December 30, 1974.
Appeal from the Supreme Court, New York County, WILLIAM C. HECHT, JR., Special Referee.
James J. McGowan of counsel ( Edward J. McLaughlin and Edith I. Spivack with him on the brief; Adrian P. Burke, Corporation Counsel), for appellants.
John L. Diamond ( Harry H. Chambers with him on the brief), attorney for respondent.
This appeal is from a judgment reducing the real estate tax assessments for the tax years 1970-1971 through 1973-1974, on the southerly portion of a site occupied by the U.S. Steel building at 1 Liberty Plaza.
The site consists of two city blocks, separated by Liberty Street. The southern block has a ground area of 32,765 square feet and extends south to Cedar Street. The northern block has a ground area of approximately 68,440 square feet and extends north to Cortlandt Street. Each of these parcels is designated with a different block and lot number on the official tax map.
The two blocks were purchased in separate transactions by a U.S. Steel Corporation (U.S. Steel) nominee in 1962 and were conveyed in a single transaction to U.S. Steel in 1964 for a purchase price of $27,700,000. In 1968 U.S. Steel purchased the street bed of the now closed Temple Street, located in the southern block, from the city, for a purchase price of $365,000.
On the properties acquired U.S. Steel planned to construct two modern office buildings, one on each block, but those plans had to be altered when two tenants in the southern block refused to surrender their tenancies. Plans for a single new building having approximately the same amount of building area as that contained in the originally planned two buildings were then prepared. Because neither block afforded sufficient area to enable U.S. Steel to erect this proposed building in compliance with the height, setback and ground coverage requirements of the zoning law it applied to the City Planning Commission for a special permit authorizing that both blocks be treated as a single zoning development or site. The application proposed erection on the northern block of a 54-story office building with a floor area in excess of that permitted by right for the northern block but not in excess of the total floor area permitted for the two blocks as a whole. On at least 50% of the entire site U.S. Steel proposed to maintain an open landscaped area, variously described as a plaza or park.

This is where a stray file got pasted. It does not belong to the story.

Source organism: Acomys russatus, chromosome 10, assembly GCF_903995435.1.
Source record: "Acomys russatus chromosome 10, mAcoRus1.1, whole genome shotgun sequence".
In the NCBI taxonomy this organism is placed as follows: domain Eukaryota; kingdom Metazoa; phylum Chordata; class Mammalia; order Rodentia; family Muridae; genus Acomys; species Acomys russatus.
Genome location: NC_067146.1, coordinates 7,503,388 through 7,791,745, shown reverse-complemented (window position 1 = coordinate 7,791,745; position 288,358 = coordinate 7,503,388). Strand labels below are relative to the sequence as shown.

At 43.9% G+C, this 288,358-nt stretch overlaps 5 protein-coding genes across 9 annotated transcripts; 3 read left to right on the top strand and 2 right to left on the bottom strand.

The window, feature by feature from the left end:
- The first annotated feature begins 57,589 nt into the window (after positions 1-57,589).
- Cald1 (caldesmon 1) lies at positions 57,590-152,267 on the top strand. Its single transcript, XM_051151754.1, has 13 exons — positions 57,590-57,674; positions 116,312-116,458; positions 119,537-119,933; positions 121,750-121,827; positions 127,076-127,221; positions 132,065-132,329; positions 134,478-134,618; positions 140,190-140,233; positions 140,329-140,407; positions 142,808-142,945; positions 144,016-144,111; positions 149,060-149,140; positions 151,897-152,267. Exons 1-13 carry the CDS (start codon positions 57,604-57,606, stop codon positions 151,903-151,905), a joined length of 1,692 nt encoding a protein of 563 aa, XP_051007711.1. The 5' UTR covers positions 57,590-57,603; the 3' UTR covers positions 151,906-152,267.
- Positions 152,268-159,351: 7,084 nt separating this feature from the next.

U.S. Steel's application to have these separate blocks treated as a unified site was approved on condition that no building or other structure above or below the plaza grade would be erected on the southerly block of the development, including Temple Street, without the prior consent of the City Planning Commission and the Board of Estimate. In May, 1968 the city and U.S. Steel executed an agreement containing this condition.
Later that year U.S. Steel leased the entire site of vacant land, as a single parcel, to respondent for an annual rental of $2,430,000. In 1969 the site was sold as a single parcel subject to the existing ground lease, for $36,000,000.
Erection of the office building was completed in 1974. The structure covers approximately 55% of the ground area of the northern block and is surrounded by a plaza or open space on all four sides.
At issue are the assessments on the southern block only. For the years 1970-1971 through 1973-1974 the southerly block has been assessed at $6,500,000. The Special Referee reduced these assessments to $200,000 for the year 1970-1971 and to $150,000 for the subsequent years.
Perceiving the southern block as a parcel completely separate from the northern block, the Special Referee found the requirement that the southern block be devoted to a plaza was a restrictive covenant which created an easement for the benefit of the public thus rendering the southern block unmarketable and virtually valueless. In our view the northern and southern blocks should not have been treated as completely separated entities for each parcel lost its individual status when U.S. Steel succeeded in obtaining authorization from the City Planning Commission to develop these two blocks as a single zoning unit.